When singer-songwriter Novo Amor, real name Ali Lacey, plays at Gorilla in Manchester on October 16, it will kick-off a career-high 29-date tour.
With new album Birthplace out three days later, and commercial and critical acclaim steadily rising, it’s a good time to be him.
Describing his music as “alternative folk, broadly put,” the Welshman has been compared to regular Kanye West collaborator Bon Iver.
Amor’s music showcases stunning falsetto vocals and an uncanny ability to convert sensitive themes into melodic and uplifting music.
A full European and U.S. tour feels like a breakthrough moment in his career, and his apprehension is palpable.
“I get very nervous about this kind of stuff. It’s just like that feeling of being called up to the front of the class,” he told MM.
“In school and university, I was that person, to keep my mouth closed and avoid doing any kind of presentations.
“I don’t see myself as the kind of guy that’s going to whip out a guitar at a party and say, ‘here’s Wonderwall’.”
He needn’t be worried. Though more likely to find a peace of mind than cigarettes and alcohol, tens of millions of listens on Spotify alone show that his music resonates with a wider audience.
The 27-year-old hails from a tiny town in rural Wales, by his own admission there was “nothing there”. Though he now lives in Cardiff, the influence of rural living on his work remains.
The musician explained: “Maybe if I’d grown up in the city I would have leaned towards more electronic music and maybe I wouldn’t have spent as much time alone, really trying to hone something.
“Largely though I think the kind of quietness and nature of my music comes from time spent in upstate New York, which was really rural and inspired a lot of my first music.”
Quiet or not, Amor has been making waves with his video for Birthplace – the title track of his new album.
The video tackles the issue of plastic waste in the oceans and involves the lead character spending the first couple of minutes floating in a Blue Planet-esque marine wonderland. He is soon surrounded by bottles and carrier bags, before eventually being consumed by a 20-foot whale made entirely of rubbish.
Amor seems careful not to antagonise the wider public by seeming too preachy, yet he is clearly very passionate on the subject.
He revealed: “I think things are definitely moving in the right direction, and David Attenborough’s speech about plastic in the oceans motivated people to change and really brought it to attention.
“I mean, David Attenborough has more influence than the government on this sort of thing. If he’s saying that we need to do something about this then it’s a big deal in my eyes.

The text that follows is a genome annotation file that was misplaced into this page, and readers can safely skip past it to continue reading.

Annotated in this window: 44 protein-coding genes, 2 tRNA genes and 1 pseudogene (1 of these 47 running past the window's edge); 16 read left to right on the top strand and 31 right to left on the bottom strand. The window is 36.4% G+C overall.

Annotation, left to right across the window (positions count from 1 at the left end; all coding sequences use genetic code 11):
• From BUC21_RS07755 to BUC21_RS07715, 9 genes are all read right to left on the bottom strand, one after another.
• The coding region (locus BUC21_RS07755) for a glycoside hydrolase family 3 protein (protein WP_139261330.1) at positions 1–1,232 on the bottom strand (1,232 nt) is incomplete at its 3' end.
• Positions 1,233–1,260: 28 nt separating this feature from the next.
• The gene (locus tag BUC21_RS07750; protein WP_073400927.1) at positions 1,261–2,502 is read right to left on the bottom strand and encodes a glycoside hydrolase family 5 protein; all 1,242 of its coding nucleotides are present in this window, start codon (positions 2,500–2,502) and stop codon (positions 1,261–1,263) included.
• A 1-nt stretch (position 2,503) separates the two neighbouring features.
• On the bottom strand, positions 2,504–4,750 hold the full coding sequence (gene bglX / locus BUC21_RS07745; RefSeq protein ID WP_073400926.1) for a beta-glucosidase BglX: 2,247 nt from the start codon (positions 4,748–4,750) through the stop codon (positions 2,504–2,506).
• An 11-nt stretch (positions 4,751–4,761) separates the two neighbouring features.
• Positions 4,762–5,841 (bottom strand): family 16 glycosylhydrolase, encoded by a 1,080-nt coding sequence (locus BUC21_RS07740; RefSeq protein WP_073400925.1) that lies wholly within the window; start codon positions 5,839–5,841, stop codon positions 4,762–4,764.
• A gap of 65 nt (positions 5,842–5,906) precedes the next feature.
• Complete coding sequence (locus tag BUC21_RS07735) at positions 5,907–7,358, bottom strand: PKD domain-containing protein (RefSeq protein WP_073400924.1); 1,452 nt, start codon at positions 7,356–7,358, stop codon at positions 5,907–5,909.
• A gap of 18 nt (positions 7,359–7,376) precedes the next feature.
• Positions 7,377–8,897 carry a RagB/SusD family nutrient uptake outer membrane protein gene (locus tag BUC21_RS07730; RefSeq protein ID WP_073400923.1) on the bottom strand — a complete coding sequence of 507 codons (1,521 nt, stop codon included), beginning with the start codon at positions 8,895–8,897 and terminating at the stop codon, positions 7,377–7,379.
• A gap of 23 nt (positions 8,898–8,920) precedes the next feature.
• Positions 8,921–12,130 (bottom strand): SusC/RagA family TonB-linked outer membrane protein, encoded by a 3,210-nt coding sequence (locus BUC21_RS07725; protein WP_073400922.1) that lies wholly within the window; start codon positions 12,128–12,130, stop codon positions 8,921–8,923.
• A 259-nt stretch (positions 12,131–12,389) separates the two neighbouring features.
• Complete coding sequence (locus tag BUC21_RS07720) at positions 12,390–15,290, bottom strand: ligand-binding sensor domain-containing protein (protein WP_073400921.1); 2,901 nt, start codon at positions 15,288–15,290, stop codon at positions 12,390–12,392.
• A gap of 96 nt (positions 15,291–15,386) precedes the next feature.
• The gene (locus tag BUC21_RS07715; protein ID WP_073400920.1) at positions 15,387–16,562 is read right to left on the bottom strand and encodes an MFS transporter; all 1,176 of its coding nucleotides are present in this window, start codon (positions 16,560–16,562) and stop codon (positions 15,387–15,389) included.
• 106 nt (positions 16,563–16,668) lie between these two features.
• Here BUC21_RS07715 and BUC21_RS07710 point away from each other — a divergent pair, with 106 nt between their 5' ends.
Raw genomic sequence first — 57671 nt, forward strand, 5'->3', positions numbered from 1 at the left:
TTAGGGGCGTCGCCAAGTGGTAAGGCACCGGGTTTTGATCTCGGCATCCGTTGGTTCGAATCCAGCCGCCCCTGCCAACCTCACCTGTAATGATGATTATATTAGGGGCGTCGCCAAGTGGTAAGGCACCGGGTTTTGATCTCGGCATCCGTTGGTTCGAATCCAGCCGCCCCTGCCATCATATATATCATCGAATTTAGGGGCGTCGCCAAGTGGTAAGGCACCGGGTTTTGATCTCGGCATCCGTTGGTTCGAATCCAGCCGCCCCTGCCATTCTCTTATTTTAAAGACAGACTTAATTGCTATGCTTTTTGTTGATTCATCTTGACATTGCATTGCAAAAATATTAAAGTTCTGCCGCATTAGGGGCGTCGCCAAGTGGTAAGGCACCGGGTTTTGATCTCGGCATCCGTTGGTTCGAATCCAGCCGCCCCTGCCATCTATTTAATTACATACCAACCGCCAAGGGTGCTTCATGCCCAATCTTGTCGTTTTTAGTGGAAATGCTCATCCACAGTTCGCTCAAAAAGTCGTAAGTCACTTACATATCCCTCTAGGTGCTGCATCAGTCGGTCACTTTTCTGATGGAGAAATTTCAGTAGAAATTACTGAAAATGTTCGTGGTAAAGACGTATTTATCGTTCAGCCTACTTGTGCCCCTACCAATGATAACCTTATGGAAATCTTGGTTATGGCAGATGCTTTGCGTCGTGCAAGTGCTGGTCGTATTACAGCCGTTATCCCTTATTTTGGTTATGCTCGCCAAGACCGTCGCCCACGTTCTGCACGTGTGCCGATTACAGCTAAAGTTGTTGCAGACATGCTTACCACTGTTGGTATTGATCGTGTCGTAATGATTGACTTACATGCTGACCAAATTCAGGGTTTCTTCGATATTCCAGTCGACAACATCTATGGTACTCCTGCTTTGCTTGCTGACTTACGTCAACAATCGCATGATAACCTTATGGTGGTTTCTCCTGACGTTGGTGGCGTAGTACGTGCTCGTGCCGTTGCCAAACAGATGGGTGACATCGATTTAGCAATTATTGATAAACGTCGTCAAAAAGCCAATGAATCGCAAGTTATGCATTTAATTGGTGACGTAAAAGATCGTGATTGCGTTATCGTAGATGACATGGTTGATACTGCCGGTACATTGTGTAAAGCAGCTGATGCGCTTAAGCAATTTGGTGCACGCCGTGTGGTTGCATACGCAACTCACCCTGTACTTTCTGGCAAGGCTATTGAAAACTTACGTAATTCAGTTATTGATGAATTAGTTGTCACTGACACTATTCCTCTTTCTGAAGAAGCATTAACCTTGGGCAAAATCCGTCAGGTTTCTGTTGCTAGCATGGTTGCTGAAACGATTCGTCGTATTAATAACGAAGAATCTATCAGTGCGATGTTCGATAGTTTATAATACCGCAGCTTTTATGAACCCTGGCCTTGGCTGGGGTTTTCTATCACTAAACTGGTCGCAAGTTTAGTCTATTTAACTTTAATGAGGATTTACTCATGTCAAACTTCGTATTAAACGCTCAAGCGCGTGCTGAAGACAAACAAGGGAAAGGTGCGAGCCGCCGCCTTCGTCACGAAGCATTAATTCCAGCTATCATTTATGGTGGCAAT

“He’s a naturalist and knows about this stuff, whereas Theresa May probably doesn’t, and that’s that.”
Amor’s social conscience is also on display in the video for Terraform, a gorgeous tune from Heiress, the EP he put together with his friend and regular collaborator Ed Tullett.
It follows a poor Indonesian sulphur miner on his daily routine, as he walks three hours into a volcano ridden with toxic fumes, before climbing out of the cliff hours later with 90kg of sulphur on his back.
Amor wasn’t on set for the original video, so he travelled to meet the man and his family after playing a show in Jakarta.
He told us: “When I went down in the mines I was with him, and he asked me to try and lift the load that he was carrying up the mountain.
“We all had a go if it and it was about 70kg, so not even the amount that he would usually lift. It was back-breaking work, horrific. You see these elderly little Indonesian guys climbing this rocky hillside with their sulphur.”
The visit clearly had an effect on Amor, and he donated the profits from his Jakarta show to the family and the local mining community.
Though a description of both videos rightly shows that he regularly tackles difficult issues, the new album overwhelmingly feels as though it was created from a positive place. In particular, new single Utican is one of Amor’s most upbeat releases to date.
“For me the album is quite experimental in terms of instrumentation – there’s a lot going on and every song is quite diverse,” he said.
“It’s celebratory for me compared to my old music.”
As for Manchester, the gig at Gorilla is a marker of the progress he has made since the last time he was in the city.
Amor reflected: “I played in the Castle Hotel to around 80 people. I had a great time last time, and it should be great again.”
After that he’ll take in dates across Europe, before heading state-side where he has a following comparable to home-shores.
He explained: “I’m really looking forward to it though actually doing some proper shows and 15 different cities on a tour bus, I guess this is the time of my life.”
*Novo Amor is playing at Gorilla on Tuesday, October 16. You can buy tickets HERE.